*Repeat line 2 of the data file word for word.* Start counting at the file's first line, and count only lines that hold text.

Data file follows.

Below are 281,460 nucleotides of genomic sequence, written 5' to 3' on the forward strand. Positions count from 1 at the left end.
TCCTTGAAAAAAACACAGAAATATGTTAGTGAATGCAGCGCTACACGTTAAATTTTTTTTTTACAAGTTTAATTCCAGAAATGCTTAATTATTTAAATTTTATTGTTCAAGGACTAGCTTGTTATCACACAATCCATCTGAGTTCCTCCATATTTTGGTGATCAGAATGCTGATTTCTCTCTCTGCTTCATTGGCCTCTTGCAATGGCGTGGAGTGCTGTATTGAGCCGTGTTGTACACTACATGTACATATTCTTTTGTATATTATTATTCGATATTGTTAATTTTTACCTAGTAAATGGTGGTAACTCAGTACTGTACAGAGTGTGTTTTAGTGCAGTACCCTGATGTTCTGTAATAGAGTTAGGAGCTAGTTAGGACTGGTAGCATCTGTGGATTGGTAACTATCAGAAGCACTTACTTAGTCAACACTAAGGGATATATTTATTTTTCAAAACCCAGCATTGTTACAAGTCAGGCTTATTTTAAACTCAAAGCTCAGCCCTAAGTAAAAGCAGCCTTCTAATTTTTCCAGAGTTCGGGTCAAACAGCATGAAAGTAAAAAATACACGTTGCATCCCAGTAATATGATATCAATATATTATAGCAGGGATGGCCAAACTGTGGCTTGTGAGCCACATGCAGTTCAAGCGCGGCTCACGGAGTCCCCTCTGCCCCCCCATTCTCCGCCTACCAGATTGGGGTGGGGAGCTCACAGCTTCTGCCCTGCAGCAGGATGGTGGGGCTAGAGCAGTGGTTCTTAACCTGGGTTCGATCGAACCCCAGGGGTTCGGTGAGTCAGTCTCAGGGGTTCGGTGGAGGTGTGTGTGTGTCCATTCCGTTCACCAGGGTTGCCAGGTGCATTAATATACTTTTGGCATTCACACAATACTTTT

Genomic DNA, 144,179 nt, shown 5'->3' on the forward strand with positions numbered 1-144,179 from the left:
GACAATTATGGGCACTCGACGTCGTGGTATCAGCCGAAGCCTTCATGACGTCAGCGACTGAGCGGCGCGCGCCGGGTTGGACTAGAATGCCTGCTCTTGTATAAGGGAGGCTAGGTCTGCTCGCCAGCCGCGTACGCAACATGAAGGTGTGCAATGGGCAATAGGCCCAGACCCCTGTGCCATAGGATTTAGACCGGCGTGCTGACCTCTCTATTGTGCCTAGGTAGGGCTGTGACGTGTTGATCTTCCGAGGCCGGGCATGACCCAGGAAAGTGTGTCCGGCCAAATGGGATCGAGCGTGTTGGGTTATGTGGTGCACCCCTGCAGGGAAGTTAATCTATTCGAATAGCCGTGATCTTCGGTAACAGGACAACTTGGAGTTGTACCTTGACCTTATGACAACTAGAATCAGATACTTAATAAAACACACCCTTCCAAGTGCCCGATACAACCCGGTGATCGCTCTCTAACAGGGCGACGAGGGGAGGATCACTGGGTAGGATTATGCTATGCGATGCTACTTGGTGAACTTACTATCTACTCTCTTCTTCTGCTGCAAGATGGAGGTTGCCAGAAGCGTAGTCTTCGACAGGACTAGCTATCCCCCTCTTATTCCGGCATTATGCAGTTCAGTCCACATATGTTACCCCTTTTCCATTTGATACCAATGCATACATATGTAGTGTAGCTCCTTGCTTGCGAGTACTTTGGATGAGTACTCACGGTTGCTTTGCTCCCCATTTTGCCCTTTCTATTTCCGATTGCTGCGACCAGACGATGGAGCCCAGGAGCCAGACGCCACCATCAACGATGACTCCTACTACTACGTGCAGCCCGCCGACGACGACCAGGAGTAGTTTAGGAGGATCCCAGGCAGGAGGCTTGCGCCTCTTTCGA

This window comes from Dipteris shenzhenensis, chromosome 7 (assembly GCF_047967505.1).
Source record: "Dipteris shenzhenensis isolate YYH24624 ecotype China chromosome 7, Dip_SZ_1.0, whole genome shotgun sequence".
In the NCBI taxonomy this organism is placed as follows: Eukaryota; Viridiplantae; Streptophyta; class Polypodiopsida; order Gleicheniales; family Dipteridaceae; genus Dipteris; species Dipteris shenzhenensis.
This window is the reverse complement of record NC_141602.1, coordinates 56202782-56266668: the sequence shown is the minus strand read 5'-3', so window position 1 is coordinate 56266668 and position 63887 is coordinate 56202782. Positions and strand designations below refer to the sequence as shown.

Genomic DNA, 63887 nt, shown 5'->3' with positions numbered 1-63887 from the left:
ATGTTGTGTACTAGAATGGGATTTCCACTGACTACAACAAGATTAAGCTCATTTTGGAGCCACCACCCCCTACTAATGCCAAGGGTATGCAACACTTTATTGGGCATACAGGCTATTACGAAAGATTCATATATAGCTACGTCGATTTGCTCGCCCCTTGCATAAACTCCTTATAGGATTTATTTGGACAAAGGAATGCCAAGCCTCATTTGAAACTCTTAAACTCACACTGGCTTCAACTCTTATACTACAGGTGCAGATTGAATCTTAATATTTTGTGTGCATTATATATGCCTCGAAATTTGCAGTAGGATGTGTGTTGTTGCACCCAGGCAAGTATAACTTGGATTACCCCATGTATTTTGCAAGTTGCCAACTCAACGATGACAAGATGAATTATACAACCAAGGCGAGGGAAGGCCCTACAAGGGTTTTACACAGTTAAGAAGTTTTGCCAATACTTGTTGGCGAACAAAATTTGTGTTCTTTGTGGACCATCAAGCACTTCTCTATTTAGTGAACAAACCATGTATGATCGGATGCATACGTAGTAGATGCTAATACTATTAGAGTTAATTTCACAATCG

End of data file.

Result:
TCCTTGAAAAAAACACAGAAATATGTTAGTGAATGCAGCGCTACACGTTAAATTTTTTTTTTACAAGTTTAATTCCAGAAATGCTTAATTATTTAAATTTTATTGTTCAAGGACTAGCTTGTTATCACACAATCCATCTGAGTTCCTCCATATTTTGGTGATCAGAATGCTGATTTCTCTCTCTGCTTCATTGGCCTCTTGCAATGGCGTGGAGTGCTGTATTGAGCCGTGTTGTACACTACATGTACATATTCTTTTGTATATTATTATTCGATATTGTTAATTTTTACCTAGTAAATGGTGGTAACTCAGTACTGTACAGAGTGTGTTTTAGTGCAGTACCCTGATGTTCTGTAATAGAGTTAGGAGCTAGTTAGGACTGGTAGCATCTGTGGATTGGTAACTATCAGAAGCACTTACTTAGTCAACACTAAGGGATATATTTATTTTTCAAAACCCAGCATTGTTACAAGTCAGGCTTATTTTAAACTCAAAGCTCAGCCCTAAGTAAAAGCAGCCTTCTAATTTTTCCAGAGTTCGGGTCAAACAGCATGAAAGTAAAAAATACACGTTGCATCCCAGTAATATGATATCAATATATTATAGCAGGGATGGCCAAACTGTGGCTTGTGAGCCACATGCAGTTCAAGCGCGGCTCACGGAGTCCCCTCTGCCCCCCCATTCTCCGCCTACCAGATTGGGGTGGGGAGCTCACAGCTTCTGCCCTGCAGCAGGATGGTGGGGCTAGAGCAGTGGTTCTTAACCTGGGTTCGATCGAACCCCAGGGGTTCGGTGAGTCAGTCTCAGGGGTTCGGTGGAGGTGTGTGTGTGTCCATTCCGTTCACCAGGGTTGCCAGGTGCATTAATATACTTTTGGCATTCACACAATACTTTT